Thursday, April 29, 2010

Migration update 4/29

This morning -- Thursday 4/29, as predicted, there was a decent movement of diurnal migrants along the Lake Erie shoreline at Magee Marsh Wildlife Area. Broad-winged Hawk and Sharp-shinned Hawk were moving in decent numbers, and there were some small migrant flocks of Blue Jays and American Goldfinches following the lake shore. There were a few Neotropical migrants in the woods along the Magee boardwalk, with small numbers of Nashville, Black-throated Green, and Black-and-white warblers, Baltimore Oriole, Warbling Vireo, and a few others. Numbers of Yellow-rumped (Myrtle) and Palm warblers still appear to be picking up, and Ruby-crowned Kinglets are abundant.

I talked to Julie Shieldcastle at the BSBO main banding site (on the Navarre unit of Ottawa Natl Wildlife Refuge, about four miles east of Magee) and she said the selection of birds there this morning was quite similar, with the addition of one Orange-crowned Warbler, plus one Wood Thrush, more Hermit Thrushes, and larger numbers of White-throated Sparrows.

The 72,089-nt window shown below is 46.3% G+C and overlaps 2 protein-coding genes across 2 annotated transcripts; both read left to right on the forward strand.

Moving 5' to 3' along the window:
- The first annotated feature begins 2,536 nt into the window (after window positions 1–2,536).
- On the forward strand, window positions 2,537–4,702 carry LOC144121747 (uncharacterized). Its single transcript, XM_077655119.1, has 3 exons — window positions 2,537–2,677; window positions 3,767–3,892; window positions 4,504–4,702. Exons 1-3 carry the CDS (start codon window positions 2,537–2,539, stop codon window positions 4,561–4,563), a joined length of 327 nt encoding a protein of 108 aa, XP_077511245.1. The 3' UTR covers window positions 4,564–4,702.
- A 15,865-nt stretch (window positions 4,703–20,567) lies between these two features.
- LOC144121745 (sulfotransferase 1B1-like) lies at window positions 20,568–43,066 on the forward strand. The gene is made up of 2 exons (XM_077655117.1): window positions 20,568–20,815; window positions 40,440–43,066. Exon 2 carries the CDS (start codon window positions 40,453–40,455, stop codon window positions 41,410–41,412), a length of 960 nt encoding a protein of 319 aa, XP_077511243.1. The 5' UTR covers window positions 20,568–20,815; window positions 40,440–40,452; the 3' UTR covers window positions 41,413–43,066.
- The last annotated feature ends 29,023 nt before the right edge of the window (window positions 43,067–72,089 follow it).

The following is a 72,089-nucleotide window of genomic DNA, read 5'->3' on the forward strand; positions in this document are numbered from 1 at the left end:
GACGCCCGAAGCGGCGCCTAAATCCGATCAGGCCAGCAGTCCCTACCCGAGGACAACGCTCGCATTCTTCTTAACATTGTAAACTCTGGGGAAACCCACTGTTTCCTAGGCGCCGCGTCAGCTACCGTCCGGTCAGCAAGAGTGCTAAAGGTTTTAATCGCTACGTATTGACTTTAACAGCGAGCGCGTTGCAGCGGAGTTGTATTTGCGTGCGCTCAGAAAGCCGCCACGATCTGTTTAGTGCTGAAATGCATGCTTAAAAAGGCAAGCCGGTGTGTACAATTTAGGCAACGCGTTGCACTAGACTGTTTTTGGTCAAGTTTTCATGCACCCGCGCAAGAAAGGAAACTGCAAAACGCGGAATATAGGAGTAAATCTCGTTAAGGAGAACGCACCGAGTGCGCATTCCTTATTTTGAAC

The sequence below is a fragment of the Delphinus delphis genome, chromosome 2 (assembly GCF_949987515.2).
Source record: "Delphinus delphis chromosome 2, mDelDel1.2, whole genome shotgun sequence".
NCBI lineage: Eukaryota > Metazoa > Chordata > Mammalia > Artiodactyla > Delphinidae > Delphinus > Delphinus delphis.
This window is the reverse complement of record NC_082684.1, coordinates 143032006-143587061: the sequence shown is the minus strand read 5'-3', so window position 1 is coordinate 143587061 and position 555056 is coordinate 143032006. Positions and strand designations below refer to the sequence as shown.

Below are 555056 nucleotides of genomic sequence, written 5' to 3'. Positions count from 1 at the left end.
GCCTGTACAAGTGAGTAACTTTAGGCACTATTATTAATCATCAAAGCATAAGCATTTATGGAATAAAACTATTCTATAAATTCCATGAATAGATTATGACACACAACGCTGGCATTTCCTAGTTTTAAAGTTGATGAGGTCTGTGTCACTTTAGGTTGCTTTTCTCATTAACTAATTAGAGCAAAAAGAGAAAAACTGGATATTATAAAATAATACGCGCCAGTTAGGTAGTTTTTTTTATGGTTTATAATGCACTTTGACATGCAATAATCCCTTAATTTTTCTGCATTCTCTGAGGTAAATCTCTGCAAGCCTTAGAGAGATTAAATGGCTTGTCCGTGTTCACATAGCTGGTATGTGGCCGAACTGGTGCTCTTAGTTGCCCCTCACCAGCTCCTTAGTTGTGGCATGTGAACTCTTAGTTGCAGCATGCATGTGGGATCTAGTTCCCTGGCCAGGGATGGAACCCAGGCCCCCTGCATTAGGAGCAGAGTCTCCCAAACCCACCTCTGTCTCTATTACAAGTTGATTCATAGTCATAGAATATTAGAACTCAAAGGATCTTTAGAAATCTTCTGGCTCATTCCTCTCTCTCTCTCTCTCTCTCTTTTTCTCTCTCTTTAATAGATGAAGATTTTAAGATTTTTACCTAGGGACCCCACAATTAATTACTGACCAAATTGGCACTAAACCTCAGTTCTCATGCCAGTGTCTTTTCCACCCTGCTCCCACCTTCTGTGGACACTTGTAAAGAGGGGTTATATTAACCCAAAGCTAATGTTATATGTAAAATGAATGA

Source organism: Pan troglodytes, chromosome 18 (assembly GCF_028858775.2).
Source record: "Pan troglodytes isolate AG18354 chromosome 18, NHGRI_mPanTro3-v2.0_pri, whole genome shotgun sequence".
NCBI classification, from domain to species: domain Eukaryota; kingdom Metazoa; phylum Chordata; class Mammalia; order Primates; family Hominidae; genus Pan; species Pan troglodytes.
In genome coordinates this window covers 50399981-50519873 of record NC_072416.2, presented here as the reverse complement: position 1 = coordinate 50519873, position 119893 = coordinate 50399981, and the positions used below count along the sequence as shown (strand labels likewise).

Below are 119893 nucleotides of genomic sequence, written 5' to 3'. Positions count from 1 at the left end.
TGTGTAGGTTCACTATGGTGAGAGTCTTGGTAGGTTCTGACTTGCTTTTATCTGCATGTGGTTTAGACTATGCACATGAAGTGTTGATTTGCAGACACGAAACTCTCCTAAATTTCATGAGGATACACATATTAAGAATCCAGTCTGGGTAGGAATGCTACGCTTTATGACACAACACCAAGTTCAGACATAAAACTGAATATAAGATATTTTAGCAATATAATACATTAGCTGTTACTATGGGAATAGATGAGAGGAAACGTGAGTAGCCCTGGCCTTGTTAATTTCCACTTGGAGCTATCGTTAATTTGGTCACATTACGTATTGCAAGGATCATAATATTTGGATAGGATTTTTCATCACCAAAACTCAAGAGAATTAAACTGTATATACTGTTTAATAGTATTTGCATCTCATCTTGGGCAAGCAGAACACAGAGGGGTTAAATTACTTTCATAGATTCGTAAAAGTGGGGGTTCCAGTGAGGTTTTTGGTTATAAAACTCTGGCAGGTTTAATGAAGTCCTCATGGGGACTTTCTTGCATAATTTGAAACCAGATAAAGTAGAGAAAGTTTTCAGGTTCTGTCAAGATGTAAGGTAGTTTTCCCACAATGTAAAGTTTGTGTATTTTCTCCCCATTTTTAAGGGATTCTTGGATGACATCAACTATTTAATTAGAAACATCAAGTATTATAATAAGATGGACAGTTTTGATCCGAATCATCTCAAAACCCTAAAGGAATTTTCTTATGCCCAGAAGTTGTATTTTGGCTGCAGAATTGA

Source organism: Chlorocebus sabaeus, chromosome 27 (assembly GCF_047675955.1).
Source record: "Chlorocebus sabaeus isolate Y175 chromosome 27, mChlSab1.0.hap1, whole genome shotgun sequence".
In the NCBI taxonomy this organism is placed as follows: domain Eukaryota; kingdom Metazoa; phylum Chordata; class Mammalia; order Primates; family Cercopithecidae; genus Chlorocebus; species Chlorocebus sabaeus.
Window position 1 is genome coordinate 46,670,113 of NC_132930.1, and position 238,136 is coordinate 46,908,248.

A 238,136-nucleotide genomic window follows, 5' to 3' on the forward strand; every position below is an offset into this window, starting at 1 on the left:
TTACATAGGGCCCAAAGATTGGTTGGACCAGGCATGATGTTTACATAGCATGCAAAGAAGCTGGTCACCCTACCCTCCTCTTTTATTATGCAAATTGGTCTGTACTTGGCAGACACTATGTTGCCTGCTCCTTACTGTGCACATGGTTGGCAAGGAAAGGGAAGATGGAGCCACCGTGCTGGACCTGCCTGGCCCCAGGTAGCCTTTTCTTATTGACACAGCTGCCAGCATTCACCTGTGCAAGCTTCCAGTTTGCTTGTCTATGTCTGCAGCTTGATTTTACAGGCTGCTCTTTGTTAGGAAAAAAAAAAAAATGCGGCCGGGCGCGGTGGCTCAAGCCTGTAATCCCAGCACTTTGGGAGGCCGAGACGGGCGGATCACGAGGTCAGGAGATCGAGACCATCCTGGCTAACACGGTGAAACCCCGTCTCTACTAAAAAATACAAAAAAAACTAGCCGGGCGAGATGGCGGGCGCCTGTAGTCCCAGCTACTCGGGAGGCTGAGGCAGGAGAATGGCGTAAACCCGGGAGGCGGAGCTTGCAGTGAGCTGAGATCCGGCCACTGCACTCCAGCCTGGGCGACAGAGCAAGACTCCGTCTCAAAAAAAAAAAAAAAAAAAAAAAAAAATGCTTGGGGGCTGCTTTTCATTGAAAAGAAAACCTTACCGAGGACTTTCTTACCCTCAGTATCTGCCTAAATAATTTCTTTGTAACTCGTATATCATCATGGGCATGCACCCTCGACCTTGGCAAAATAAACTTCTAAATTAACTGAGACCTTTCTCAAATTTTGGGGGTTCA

Based on what we're seeing and on the weather forecast, it still looks as if Friday April 30 and Saturday May 1 should be very good days for arrival of migrants on the lake shore in n.w. Ohio. The winds should continue to be southerly at least through Saturday morning. Friday it will be quite warm and windy in the afternoon, and Saturday morning there are supposed to be scattered showers starting before dawn. Depending on the exact location of those showers, the birding on Saturday could be anything from fairly good to fantastic. But Friday should be a day for a lot of "first-of-the-season" birds.

If you come to the area for migrants, take time to check some of the areas back away from the lake shore itself. Not everything winds up in the migrant traps. This morning, for example, there were a lot of Yellow Warblers singing in the trees near the Black Swamp Bird Observatory itself, just north of Route 2 at the entrance to Magee Marsh, and almost none up in the vicinity of the Magee boardwalk. Apparently the local summer-resident males come in and set up their territories before we start to see transients that are passing through going farther north -- so the species can be common a mile south of the lake shore before the first migrants show up near the beach.

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